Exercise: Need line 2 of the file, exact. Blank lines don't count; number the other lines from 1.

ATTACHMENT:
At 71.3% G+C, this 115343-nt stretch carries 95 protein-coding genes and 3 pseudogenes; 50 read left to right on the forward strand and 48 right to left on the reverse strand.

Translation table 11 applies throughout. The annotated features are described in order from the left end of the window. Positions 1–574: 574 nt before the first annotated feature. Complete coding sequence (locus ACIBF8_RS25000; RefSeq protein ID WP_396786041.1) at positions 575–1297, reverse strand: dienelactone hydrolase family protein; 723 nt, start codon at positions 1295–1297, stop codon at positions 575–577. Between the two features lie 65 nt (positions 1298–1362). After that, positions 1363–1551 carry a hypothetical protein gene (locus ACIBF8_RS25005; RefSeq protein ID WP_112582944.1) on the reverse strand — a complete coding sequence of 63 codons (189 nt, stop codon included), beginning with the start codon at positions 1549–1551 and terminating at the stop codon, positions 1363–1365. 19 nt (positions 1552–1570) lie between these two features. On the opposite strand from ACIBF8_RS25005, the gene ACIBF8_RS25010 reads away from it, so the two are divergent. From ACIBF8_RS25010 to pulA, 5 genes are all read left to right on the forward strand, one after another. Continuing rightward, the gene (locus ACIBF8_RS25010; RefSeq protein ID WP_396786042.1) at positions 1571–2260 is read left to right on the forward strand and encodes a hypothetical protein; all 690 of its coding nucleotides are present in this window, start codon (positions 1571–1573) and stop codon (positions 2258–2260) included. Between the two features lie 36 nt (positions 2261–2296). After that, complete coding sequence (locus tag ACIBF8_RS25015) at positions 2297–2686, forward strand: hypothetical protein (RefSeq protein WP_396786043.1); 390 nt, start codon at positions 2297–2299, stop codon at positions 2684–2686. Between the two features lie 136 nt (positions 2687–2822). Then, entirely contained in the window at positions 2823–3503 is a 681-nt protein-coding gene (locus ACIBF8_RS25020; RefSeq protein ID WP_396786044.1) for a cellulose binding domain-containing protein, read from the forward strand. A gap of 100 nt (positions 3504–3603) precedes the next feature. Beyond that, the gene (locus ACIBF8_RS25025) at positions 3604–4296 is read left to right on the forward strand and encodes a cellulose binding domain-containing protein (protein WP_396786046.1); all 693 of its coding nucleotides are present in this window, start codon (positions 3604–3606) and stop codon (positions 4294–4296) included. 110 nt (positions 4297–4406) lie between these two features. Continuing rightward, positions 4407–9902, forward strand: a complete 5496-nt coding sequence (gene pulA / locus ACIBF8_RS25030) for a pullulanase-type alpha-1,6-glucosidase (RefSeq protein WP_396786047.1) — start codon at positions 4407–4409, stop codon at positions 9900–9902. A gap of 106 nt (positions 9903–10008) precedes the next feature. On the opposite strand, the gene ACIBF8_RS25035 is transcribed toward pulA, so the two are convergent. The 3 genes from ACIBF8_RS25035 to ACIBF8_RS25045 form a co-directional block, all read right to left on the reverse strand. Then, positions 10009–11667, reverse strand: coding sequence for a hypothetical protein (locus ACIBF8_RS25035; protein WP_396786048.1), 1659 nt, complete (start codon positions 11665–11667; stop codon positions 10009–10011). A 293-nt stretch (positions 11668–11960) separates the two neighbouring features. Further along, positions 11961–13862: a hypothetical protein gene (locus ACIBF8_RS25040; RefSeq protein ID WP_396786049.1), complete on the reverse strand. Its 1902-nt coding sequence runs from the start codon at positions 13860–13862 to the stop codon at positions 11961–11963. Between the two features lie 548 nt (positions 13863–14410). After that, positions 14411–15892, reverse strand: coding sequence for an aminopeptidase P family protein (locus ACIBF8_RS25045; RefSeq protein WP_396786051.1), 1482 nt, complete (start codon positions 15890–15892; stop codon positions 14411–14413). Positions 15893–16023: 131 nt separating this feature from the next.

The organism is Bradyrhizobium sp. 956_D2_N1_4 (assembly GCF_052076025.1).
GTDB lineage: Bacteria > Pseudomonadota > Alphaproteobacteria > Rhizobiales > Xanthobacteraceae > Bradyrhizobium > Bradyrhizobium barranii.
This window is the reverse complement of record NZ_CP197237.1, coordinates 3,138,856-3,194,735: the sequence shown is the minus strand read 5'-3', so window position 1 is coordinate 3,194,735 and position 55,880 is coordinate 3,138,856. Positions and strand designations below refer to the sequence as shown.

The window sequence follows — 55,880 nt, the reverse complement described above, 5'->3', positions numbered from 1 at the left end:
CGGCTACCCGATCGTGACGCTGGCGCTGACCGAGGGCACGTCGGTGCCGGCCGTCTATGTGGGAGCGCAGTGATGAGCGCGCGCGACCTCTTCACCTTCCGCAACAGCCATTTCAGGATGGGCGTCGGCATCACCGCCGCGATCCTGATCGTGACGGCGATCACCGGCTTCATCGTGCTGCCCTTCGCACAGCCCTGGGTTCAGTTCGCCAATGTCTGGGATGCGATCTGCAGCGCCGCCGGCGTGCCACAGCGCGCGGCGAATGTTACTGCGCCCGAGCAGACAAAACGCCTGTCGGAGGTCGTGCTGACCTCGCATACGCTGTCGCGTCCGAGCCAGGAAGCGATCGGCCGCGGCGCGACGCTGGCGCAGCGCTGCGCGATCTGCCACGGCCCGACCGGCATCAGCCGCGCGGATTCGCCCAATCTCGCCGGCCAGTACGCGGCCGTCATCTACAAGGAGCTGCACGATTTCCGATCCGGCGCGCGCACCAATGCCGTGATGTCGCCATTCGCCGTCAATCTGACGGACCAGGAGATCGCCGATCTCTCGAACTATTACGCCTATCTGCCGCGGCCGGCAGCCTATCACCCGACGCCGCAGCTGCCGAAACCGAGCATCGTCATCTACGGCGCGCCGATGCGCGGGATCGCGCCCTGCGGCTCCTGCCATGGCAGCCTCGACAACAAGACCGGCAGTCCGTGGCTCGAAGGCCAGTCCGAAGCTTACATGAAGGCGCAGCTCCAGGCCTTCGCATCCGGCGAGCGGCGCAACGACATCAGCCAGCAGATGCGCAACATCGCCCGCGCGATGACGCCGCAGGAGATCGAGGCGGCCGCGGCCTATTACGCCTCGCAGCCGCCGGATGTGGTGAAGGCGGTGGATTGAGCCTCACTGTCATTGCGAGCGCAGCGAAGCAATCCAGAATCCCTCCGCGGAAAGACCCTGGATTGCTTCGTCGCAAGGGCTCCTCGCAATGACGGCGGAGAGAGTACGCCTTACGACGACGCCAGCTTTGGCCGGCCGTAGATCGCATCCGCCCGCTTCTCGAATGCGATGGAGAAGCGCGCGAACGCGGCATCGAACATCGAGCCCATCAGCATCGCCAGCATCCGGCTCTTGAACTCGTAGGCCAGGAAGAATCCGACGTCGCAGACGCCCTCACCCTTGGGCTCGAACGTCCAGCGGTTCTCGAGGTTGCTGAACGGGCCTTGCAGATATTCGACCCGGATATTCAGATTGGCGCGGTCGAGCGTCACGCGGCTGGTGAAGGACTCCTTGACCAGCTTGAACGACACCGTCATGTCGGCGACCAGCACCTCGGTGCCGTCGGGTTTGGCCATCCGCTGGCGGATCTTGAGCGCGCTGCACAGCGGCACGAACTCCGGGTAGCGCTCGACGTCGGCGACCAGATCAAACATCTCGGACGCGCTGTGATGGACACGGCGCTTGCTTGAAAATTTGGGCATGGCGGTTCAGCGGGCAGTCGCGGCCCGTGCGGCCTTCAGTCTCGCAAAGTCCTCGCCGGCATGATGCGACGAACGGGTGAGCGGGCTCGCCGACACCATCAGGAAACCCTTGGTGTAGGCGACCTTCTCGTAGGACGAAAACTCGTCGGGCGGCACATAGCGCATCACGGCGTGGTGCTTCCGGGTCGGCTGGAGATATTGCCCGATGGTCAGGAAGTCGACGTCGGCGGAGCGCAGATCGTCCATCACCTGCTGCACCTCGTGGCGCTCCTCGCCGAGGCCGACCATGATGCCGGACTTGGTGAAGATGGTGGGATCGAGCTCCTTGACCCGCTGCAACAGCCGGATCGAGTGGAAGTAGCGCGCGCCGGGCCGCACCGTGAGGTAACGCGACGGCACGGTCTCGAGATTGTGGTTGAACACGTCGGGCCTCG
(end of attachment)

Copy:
Translation table 11 applies throughout. The annotated features are described in order from the left end of the window. Positions 1–574: 574 nt before the first annotated feature. Complete coding sequence (locus ACIBF8_RS25000; RefSeq protein ID WP_396786041.1) at positions 575–1297, reverse strand: dienelactone hydrolase family protein; 723 nt, start codon at positions 1295–1297, stop codon at positions 575–577. Between the two features lie 65 nt (positions 1298–1362). After that, positions 1363–1551 carry a hypothetical protein gene (locus ACIBF8_RS25005; RefSeq protein ID WP_112582944.1) on the reverse strand — a complete coding sequence of 63 codons (189 nt, stop codon included), beginning with the start codon at positions 1549–1551 and terminating at the stop codon, positions 1363–1365. 19 nt (positions 1552–1570) lie between these two features. On the opposite strand from ACIBF8_RS25005, the gene ACIBF8_RS25010 reads away from it, so the two are divergent. From ACIBF8_RS25010 to pulA, 5 genes are all read left to right on the forward strand, one after another. Continuing rightward, the gene (locus ACIBF8_RS25010; RefSeq protein ID WP_396786042.1) at positions 1571–2260 is read left to right on the forward strand and encodes a hypothetical protein; all 690 of its coding nucleotides are present in this window, start codon (positions 1571–1573) and stop codon (positions 2258–2260) included. Between the two features lie 36 nt (positions 2261–2296). After that, complete coding sequence (locus tag ACIBF8_RS25015) at positions 2297–2686, forward strand: hypothetical protein (RefSeq protein WP_396786043.1); 390 nt, start codon at positions 2297–2299, stop codon at positions 2684–2686. Between the two features lie 136 nt (positions 2687–2822). Then, entirely contained in the window at positions 2823–3503 is a 681-nt protein-coding gene (locus ACIBF8_RS25020; RefSeq protein ID WP_396786044.1) for a cellulose binding domain-containing protein, read from the forward strand. A gap of 100 nt (positions 3504–3603) precedes the next feature. Beyond that, the gene (locus ACIBF8_RS25025) at positions 3604–4296 is read left to right on the forward strand and encodes a cellulose binding domain-containing protein (protein WP_396786046.1); all 693 of its coding nucleotides are present in this window, start codon (positions 3604–3606) and stop codon (positions 4294–4296) included. 110 nt (positions 4297–4406) lie between these two features. Continuing rightward, positions 4407–9902, forward strand: a complete 5496-nt coding sequence (gene pulA / locus ACIBF8_RS25030) for a pullulanase-type alpha-1,6-glucosidase (RefSeq protein WP_396786047.1) — start codon at positions 4407–4409, stop codon at positions 9900–9902. A gap of 106 nt (positions 9903–10008) precedes the next feature. On the opposite strand, the gene ACIBF8_RS25035 is transcribed toward pulA, so the two are convergent. The 3 genes from ACIBF8_RS25035 to ACIBF8_RS25045 form a co-directional block, all read right to left on the reverse strand. Then, positions 10009–11667, reverse strand: coding sequence for a hypothetical protein (locus ACIBF8_RS25035; protein WP_396786048.1), 1659 nt, complete (start codon positions 11665–11667; stop codon positions 10009–10011). A 293-nt stretch (positions 11668–11960) separates the two neighbouring features. Further along, positions 11961–13862: a hypothetical protein gene (locus ACIBF8_RS25040; RefSeq protein ID WP_396786049.1), complete on the reverse strand. Its 1902-nt coding sequence runs from the start codon at positions 13860–13862 to the stop codon at positions 11961–11963. Between the two features lie 548 nt (positions 13863–14410). After that, positions 14411–15892, reverse strand: coding sequence for an aminopeptidase P family protein (locus ACIBF8_RS25045; RefSeq protein WP_396786051.1), 1482 nt, complete (start codon positions 15890–15892; stop codon positions 14411–14413). Positions 15893–16023: 131 nt separating this feature from the next.